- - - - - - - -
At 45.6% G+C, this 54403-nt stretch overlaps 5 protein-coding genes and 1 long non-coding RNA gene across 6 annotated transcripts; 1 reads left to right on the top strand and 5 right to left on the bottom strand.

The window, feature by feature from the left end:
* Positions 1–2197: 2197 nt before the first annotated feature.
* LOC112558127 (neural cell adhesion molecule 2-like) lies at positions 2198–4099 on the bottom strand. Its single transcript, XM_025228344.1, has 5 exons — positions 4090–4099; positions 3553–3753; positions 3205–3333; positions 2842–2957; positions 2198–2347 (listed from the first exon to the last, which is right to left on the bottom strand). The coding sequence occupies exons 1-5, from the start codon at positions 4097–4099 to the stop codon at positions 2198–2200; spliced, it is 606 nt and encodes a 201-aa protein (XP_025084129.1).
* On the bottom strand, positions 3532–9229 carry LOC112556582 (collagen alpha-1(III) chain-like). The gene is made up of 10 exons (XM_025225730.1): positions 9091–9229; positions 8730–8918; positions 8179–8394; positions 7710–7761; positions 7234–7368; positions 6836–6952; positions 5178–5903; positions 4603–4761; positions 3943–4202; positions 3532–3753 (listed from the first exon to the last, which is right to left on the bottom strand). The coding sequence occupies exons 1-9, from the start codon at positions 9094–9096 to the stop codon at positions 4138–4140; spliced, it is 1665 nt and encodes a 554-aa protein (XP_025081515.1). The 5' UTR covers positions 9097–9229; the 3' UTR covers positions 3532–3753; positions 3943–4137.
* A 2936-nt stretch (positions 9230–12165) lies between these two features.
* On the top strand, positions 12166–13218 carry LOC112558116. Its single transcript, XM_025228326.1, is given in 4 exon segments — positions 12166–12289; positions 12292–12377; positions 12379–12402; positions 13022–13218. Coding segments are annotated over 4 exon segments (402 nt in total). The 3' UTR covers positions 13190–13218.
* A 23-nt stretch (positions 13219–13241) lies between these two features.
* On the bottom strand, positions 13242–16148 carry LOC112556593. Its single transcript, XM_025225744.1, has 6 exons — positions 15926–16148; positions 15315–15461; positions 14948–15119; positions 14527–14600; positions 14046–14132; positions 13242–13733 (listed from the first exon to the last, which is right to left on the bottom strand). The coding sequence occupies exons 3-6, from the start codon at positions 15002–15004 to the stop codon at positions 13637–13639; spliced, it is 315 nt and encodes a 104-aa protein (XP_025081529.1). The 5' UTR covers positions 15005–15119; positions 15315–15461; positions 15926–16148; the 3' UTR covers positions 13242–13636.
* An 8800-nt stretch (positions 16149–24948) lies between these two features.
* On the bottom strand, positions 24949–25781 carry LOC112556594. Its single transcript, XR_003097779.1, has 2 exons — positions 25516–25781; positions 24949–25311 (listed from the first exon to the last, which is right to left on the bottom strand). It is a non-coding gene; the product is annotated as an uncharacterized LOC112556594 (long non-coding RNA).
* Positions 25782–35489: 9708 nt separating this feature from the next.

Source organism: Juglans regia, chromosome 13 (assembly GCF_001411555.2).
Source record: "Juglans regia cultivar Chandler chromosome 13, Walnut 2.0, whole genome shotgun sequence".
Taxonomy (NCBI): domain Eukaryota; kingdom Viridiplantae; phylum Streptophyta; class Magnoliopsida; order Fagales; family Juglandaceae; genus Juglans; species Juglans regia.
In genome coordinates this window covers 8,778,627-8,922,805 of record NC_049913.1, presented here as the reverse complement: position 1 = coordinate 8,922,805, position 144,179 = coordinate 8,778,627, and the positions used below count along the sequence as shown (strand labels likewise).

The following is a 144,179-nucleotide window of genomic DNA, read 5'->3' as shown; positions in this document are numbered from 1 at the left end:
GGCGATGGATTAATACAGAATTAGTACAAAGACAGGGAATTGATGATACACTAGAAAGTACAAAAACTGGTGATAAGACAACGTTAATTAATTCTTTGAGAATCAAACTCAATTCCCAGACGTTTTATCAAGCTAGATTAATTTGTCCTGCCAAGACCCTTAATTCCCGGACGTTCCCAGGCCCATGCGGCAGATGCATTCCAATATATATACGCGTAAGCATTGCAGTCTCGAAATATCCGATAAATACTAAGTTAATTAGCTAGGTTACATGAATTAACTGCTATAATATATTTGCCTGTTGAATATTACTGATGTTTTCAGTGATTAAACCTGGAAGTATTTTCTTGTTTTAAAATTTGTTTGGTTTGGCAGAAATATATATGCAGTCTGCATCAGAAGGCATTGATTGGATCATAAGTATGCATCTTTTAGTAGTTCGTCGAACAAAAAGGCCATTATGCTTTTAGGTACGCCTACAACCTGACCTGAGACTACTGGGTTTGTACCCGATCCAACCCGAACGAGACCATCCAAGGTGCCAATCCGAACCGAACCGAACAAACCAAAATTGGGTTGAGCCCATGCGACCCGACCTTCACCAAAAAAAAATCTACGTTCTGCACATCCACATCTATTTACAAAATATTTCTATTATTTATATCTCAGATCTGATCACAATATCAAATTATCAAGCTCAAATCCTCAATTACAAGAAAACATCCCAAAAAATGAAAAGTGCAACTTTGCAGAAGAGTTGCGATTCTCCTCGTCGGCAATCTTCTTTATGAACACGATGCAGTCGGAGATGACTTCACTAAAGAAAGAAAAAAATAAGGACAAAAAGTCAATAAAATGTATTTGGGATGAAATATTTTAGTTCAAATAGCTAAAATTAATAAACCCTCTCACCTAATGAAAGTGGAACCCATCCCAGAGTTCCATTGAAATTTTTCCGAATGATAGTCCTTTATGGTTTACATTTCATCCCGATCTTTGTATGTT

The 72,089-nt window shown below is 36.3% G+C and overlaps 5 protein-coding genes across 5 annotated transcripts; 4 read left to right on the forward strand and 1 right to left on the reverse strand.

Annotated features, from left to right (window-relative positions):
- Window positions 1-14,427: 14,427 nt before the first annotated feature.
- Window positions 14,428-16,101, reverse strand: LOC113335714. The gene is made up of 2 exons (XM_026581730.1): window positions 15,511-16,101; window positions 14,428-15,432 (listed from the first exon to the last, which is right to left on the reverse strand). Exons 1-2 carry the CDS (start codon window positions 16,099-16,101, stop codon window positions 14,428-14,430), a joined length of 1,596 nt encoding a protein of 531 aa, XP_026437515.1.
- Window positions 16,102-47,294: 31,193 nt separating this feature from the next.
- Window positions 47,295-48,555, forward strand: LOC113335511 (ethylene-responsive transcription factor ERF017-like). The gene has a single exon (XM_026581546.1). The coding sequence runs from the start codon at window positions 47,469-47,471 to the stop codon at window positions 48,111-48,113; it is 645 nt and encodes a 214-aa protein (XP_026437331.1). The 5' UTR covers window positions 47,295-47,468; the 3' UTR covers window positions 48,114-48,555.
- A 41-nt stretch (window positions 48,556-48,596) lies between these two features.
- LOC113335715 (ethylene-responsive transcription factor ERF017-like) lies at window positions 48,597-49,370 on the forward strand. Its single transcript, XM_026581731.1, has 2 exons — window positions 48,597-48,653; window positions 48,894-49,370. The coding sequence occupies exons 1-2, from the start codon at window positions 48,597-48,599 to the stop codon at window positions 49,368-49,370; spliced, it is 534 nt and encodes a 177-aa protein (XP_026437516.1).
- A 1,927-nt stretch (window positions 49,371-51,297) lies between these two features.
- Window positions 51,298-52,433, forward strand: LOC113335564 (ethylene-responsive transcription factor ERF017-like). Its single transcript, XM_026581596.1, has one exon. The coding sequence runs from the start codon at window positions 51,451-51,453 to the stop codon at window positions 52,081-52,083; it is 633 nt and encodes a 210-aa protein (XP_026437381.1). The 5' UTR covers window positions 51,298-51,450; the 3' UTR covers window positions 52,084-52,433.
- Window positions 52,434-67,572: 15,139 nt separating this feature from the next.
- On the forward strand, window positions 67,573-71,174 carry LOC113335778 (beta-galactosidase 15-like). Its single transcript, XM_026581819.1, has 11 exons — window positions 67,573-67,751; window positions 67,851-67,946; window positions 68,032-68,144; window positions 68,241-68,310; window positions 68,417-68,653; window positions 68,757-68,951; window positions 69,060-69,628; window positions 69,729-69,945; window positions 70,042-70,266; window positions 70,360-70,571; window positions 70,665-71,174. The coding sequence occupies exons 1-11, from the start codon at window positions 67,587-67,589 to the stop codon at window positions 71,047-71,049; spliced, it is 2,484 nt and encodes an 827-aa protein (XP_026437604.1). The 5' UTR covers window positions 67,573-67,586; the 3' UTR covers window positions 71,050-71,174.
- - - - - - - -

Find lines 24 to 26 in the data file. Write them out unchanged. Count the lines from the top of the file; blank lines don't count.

- Window positions 47,295-48,555, forward strand: LOC113335511 (ethylene-responsive transcription factor ERF017-like). The gene has a single exon (XM_026581546.1). The coding sequence runs from the start codon at window positions 47,469-47,471 to the stop codon at window positions 48,111-48,113; it is 645 nt and encodes a 214-aa protein (XP_026437331.1). The 5' UTR covers window positions 47,295-47,468; the 3' UTR covers window positions 48,114-48,555.
- A 41-nt stretch (window positions 48,556-48,596) lies between these two features.
- LOC113335715 (ethylene-responsive transcription factor ERF017-like) lies at window positions 48,597-49,370 on the forward strand. Its single transcript, XM_026581731.1, has 2 exons — window positions 48,597-48,653; window positions 48,894-49,370. The coding sequence occupies exons 1-2, from the start codon at window positions 48,597-48,599 to the stop codon at window positions 49,368-49,370; spliced, it is 534 nt and encodes a 177-aa protein (XP_026437516.1).